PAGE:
Historian Luke Manget’s eureka moment came as he thumbed through the pages of a dusty 1870s business ledger from an old general store in Wilkesboro, North Carolina. The book had not been opened in a century, and the handwritten entries were difficult to decipher.
But, after hitting dead ends in newspaper archives, he found exactly what had been eluding him: long lists of wild ginseng purchases from root diggers like his great-great-grandfather, and subsequent sales to pharmaceutical companies.
As a child, Manget would visit the family homestead in the mountains of Eastern Kentucky and listen to stories his grandmother shared about her grandfather digging ginseng. She gave him what he recalls as his first “real connection to what felt like a distant past.”
That early exposure catapulted Manget, who now teaches history at Dalton State College in Georgia, into a 10-year exploration that led him to write his first book, “Ginseng Diggers: A History of Root and Herb Gathering in Appalachia,” which was published March 8.
Ginseng is used as an energy supplement in herbal medicine, believed by some to be an aphrodisiac. It grows wild in the Appalachian region in the Eastern U.S. and was a key commodity that opened international trade with China in the 19th Century, Manget said.
“Hunting ginseng in the archives”
Manget taught high school history in Murphy, North Carolina, after graduating from Georgia Tech. He found himself spending his summers researching and writing, which prompted him to pursue a master’s degree at Western Carolina University.
There, he focused on Appalachian history and zeroed in on ginseng. His thesis adviser, Richard Starnes, now the school’s provost and vice chancellor for academic affairs, read Manget’s first ginseng paper and encouraged him to publish it.
“He did great research, and I said, ‘This has really got some promise,’ and the rest is history, no pun intended,” Starnes said.
While at the University of Georgia for his doctorate, with Appalachian historian John Inscoe as his mentor, Manget wrote his dissertation on the history of Appalachian ginseng, learning quickly just how limited the research was on the topic.
“I didn’t know if I was going to be able to go through with it because I just didn’t have enough sources,” Manget said.
But he knew general stores were the trading posts for mountain towns, so he began a search for their ledgers from the late 1800s. He struck gold first with the books of Wilkesboro merchant Calvin J. Cowles. From that discovery, Manget tracked down records for 34 stores, kept by archives and historical societies in North Carolina, Kentucky, Tennessee, West Virginia and Delaware.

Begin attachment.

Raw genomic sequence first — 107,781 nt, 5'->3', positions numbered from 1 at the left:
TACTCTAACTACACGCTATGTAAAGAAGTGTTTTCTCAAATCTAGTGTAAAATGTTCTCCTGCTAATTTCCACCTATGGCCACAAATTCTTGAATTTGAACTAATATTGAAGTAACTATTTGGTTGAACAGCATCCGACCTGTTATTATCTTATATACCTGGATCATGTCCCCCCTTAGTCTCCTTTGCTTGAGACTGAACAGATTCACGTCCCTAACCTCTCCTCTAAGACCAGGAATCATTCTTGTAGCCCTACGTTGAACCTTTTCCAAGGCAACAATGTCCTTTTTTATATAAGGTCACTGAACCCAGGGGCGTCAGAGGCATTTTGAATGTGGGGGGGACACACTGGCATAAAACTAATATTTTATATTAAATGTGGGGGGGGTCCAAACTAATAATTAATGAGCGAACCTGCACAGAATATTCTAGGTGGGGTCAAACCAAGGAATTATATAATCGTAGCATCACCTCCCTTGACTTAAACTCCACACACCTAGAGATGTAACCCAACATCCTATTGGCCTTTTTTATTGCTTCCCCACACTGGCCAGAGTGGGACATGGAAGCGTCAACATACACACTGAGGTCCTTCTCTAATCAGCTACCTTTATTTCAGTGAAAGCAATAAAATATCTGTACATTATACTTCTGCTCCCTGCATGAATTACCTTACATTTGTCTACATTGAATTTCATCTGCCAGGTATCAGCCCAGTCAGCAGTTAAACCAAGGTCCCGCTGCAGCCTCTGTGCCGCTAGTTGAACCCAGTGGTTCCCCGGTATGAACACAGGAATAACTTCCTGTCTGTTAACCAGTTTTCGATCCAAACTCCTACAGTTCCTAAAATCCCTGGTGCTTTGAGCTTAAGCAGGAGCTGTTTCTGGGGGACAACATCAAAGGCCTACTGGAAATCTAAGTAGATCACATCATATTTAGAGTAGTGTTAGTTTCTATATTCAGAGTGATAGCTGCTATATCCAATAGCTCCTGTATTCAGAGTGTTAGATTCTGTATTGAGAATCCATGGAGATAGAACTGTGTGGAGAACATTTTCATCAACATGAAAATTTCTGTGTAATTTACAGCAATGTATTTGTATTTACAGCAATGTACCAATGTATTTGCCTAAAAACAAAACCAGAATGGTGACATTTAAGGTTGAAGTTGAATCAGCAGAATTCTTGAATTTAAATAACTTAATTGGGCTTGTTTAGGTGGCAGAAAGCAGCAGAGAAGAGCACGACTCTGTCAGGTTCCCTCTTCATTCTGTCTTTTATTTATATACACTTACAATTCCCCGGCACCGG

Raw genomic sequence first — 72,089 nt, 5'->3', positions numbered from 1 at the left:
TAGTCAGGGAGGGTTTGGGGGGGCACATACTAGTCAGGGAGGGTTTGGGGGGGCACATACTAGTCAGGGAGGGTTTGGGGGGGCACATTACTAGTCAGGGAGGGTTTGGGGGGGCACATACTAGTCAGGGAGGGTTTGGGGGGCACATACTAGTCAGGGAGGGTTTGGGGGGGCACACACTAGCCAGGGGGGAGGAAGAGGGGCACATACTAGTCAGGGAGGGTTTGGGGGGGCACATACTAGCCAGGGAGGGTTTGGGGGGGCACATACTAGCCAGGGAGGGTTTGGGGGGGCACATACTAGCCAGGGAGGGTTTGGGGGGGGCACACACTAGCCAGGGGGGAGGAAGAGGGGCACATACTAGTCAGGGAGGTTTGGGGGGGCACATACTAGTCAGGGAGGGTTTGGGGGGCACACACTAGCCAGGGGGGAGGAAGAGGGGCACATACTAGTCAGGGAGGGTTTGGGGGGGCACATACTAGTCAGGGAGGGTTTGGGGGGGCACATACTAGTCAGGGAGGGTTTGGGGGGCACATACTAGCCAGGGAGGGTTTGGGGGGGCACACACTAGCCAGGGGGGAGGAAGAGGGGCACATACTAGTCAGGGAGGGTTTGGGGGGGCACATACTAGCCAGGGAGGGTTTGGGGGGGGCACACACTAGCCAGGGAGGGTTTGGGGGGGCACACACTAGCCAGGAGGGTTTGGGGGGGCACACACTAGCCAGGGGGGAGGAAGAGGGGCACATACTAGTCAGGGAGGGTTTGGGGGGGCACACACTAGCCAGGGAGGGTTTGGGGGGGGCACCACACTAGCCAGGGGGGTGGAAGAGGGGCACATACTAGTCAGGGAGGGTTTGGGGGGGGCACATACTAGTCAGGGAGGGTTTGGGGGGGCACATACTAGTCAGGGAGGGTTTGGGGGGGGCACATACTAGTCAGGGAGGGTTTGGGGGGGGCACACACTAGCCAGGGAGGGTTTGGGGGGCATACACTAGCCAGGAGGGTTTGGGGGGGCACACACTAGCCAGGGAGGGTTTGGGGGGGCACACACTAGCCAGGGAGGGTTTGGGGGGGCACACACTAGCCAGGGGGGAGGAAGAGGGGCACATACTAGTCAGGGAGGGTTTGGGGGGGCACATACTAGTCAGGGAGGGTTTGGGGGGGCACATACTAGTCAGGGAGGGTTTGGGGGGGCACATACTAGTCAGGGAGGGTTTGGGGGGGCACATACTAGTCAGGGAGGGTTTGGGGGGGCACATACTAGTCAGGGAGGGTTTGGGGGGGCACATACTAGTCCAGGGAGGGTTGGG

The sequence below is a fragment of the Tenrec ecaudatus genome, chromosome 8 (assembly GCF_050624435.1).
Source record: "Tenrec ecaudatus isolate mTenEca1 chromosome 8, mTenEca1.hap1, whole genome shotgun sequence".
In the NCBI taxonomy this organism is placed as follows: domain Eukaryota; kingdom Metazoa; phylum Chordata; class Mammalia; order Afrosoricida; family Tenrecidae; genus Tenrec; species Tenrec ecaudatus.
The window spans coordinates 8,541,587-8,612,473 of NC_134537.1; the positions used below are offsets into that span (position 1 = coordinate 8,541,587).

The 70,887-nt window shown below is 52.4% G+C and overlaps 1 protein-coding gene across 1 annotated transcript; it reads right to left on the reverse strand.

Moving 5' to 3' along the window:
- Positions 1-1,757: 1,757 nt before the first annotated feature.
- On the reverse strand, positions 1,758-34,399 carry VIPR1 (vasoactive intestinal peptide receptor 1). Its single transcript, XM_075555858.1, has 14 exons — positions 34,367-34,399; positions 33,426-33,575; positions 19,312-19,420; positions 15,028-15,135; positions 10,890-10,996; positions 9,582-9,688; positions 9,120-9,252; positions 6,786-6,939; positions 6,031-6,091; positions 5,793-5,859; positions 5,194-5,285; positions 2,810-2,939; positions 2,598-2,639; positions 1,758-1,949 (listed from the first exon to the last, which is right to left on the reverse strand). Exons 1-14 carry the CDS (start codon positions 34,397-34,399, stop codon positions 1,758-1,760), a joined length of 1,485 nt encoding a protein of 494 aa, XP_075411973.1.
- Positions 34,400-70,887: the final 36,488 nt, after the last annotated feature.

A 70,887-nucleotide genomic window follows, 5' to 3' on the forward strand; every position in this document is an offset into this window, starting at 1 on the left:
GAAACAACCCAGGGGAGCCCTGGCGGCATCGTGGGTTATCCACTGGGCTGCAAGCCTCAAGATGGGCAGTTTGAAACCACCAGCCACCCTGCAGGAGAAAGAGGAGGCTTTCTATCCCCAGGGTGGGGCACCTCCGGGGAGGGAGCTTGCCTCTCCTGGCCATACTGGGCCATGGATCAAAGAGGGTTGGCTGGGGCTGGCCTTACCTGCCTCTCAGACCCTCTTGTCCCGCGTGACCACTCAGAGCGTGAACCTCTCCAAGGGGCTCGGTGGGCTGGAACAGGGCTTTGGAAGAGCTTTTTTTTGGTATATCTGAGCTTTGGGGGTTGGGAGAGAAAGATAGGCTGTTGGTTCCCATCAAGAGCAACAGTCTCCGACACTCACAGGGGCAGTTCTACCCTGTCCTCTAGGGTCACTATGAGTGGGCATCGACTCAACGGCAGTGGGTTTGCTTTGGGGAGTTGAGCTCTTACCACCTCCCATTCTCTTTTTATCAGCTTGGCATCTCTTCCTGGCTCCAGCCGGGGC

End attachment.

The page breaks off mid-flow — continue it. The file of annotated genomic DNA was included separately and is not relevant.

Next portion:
“I found a bunch of stuff on not only ginseng, but mayapple, bloodroot, wild ginger and all these other plants that were being traded,” Manget said. “I felt like I was hunting ginseng in the archives.”
Manget said newspaper stories in the 1800s, for the most part, were “just incredibly sensationalized and stereotyped, depicting ginseng diggers as the most backward of all people in the mountains.”
But Starnes said Manget’s research portrays Appalachia in a more accurate light because he was able to show how important the ginseng diggers were back then for international trade.
“He takes largely a stereotype – the image of the Appalachian, who had a subsistence way, digging ginseng, living from the land, and he places them in a larger commercial context,” Starnes said.
Tragedy of the commons
Manget’s research expands upon how the commons economy functioned from the 1860s to the 1910s. The commons was the forest land once shared by hunters, herb gatherers and root diggers alike. Sharing resources allowed individuals to profit from the land by working independently with a social understanding of common land.
“There was this general commitment to the idea that plants were property of the harvester, rather than the landowner,” Manget said.
Kathryn Newfont, a professor at the University of Kentucky, specializes in the study of the Appalachian commons. She called Manget and herself “an Appalachian forest commons club of two,” because not many others had done extensive research on the topic.
Newfont said Manget has expanded knowledge on the Appalachian economy because he detailed “some of the ways that the 19th century forest common systems worked – ginseng digging and herb gathering were huge, important economic enterprises.”
After wild ginseng became known as a profitable root, outsiders flocked to the area and took advantage of the lack of legal regulations, devastating the herb and root populations.
“It’s the classic tragedy of the commons idea: That the commons resources are destined to collapse because people will automatically take more than their share because there’s no incentive to conserve,” he said.
Nowadays, regulations limit ginseng digging so the plant population can be maintained because “there’s no longer this assumed common right,” Manget said.
While he’s done with researching the ginseng trade, Manget has more work to do writing about Appalachian history.
“The history of the American commons needs to be written,” he said. “I don’t think it’s been fully fleshed out yet.”